During her tenure, Dr. Thomas-Smith helped establish the first federally qualified health center for Evanston, the Erie Evanston Skokie Health Center, where community residents with limited resources can receive medical care.

In 2007 she began “Women Out Walking,” a 12-week program which involves health education and walking to promote wellness.

Some of her  other accomplishments included campaigns against tobacco use among young people (Tobacco 21), and “Rethink Your Drink,” creating awareness about the high sugar content of soft drinks.

She spearheaded the Evanston project for local needs assessments – a painstaking five-year strategic planning process by the Department to identify community priorities and needs, ensuring Evanston Health and Human Services maintains its State certification as certified health department

In her job, Dr. Thomas-Smith followed  in the footsteps of C. Louise Brown, a strong health director in her own right, who retired in 2000.

At the farewell ceremony, Ms. Brown noted, “It is not easy to come into a City like Evanston as an outsider. You almost have to be an Evanstonian for years, in fact, for some people to accept you. But Evonda came in with enthusiasm and grace and love of people, and her ability to just embrace people just made her real for Evanston. She brought us to a higher level.”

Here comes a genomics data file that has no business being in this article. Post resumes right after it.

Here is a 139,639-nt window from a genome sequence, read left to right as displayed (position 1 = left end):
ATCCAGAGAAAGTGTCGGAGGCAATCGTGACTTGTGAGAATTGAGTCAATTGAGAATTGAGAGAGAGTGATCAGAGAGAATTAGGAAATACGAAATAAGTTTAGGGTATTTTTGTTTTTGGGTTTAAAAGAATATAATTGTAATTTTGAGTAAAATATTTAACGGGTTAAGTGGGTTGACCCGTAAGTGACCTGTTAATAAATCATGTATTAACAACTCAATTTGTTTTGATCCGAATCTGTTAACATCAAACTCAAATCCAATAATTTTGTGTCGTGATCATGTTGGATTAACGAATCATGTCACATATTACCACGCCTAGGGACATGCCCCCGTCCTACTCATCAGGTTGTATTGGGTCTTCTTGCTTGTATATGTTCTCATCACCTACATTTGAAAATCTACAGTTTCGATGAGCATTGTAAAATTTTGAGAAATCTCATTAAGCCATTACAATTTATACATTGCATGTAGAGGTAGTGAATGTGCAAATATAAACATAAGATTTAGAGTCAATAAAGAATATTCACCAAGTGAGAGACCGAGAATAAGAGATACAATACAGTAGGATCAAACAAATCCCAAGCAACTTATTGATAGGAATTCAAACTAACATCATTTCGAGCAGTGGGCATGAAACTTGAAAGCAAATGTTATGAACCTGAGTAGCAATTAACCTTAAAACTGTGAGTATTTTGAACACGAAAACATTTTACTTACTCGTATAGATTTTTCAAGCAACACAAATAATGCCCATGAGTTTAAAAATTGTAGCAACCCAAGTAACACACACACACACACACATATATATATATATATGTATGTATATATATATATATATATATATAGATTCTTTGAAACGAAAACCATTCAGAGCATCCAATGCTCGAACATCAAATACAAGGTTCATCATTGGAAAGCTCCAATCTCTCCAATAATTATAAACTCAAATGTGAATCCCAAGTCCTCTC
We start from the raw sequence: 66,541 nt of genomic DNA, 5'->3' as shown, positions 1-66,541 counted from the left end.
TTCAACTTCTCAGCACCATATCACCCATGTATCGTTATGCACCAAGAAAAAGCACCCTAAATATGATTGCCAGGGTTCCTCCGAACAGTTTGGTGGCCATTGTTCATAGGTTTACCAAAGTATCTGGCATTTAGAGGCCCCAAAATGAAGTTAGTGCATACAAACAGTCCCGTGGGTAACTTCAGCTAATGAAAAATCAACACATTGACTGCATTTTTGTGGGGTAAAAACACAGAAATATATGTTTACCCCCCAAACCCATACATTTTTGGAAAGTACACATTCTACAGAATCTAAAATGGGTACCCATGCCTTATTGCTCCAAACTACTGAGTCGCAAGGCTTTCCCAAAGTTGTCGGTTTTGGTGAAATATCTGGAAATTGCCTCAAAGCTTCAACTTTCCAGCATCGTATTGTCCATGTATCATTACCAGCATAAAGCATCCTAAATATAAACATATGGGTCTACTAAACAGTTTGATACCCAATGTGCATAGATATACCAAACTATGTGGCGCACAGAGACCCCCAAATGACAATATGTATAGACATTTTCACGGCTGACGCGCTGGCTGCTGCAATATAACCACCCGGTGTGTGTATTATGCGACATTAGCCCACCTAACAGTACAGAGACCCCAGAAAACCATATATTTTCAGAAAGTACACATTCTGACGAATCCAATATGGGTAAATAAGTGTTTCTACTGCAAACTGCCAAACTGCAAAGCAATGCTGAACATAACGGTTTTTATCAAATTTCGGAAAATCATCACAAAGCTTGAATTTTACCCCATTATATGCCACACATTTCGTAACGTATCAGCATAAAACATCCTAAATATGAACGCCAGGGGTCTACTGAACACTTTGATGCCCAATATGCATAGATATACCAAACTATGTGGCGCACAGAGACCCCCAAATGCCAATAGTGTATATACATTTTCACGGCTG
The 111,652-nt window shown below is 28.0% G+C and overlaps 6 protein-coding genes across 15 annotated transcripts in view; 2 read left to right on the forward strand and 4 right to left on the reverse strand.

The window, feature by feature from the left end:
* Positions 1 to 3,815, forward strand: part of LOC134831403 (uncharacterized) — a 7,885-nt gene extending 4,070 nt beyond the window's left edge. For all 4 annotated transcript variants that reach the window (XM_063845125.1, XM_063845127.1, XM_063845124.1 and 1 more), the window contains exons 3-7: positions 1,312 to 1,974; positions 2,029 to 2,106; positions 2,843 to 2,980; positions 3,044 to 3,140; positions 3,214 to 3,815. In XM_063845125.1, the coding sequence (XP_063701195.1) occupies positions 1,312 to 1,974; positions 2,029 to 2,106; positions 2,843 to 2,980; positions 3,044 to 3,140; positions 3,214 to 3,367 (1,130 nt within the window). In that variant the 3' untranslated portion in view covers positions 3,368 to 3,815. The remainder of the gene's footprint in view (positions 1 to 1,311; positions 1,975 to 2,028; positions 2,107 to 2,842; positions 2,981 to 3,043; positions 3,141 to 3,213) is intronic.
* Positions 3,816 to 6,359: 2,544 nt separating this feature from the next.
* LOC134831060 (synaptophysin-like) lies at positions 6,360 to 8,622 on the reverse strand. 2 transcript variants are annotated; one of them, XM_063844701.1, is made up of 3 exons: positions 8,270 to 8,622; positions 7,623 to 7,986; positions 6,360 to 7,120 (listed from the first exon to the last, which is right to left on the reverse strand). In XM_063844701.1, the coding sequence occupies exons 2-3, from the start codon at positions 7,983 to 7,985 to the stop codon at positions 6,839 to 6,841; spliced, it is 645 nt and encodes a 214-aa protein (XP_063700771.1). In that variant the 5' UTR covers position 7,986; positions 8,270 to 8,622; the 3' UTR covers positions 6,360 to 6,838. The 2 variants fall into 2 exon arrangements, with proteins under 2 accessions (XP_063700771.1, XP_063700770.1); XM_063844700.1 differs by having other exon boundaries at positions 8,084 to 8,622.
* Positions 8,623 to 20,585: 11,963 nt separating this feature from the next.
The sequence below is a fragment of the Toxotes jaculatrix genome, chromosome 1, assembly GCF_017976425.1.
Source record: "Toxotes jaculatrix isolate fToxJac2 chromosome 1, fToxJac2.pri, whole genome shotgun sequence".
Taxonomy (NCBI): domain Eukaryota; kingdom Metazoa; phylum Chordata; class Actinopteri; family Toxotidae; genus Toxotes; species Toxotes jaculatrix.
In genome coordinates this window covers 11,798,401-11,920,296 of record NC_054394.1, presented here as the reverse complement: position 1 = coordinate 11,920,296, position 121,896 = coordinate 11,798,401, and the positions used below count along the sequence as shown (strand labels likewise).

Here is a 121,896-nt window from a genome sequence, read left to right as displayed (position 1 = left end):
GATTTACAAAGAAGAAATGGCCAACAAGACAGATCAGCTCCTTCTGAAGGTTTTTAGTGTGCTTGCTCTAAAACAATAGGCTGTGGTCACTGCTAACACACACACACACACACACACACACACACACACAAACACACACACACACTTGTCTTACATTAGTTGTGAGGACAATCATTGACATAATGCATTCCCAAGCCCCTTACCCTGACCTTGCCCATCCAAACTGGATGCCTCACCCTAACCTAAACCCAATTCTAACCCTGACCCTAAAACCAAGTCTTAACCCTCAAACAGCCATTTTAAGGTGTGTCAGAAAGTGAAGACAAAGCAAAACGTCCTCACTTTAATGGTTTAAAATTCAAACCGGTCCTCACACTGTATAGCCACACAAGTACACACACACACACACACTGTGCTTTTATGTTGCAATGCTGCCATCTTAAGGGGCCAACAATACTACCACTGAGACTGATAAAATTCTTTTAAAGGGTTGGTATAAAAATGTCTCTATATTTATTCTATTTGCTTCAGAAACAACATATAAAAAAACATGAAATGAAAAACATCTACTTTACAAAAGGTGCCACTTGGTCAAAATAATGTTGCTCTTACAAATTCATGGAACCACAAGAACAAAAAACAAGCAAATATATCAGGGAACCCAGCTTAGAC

Monique Parsons, president and CEO of McGaw YMCA, and  Karen Singer, CEO and president of  YWCA Evanston/North Shore, started their public service around the same time and were in the same Leadership Evanston program with Dr. Thomas-Smith 14 years ago.

  Ms. Parsons said Dr. Thomas-Smith, though a close friend of the two, always maintained a professional focus, which “kept me aligned and kept me focused on our ultimate goal, and that was to be of service to this community.”

In that leadership class, Ms. Singer recalled Dr. Thomas-Smith telling the group she had started running marathons, a revelation that spurred Ms. Singer to begin running again too.

“At that moment,” she told her audience, “I knew that Evonda was going to become a true friend, a true partner and that I would always stand in awe of her ability to run a marathon, no matter what kind of marathon it was.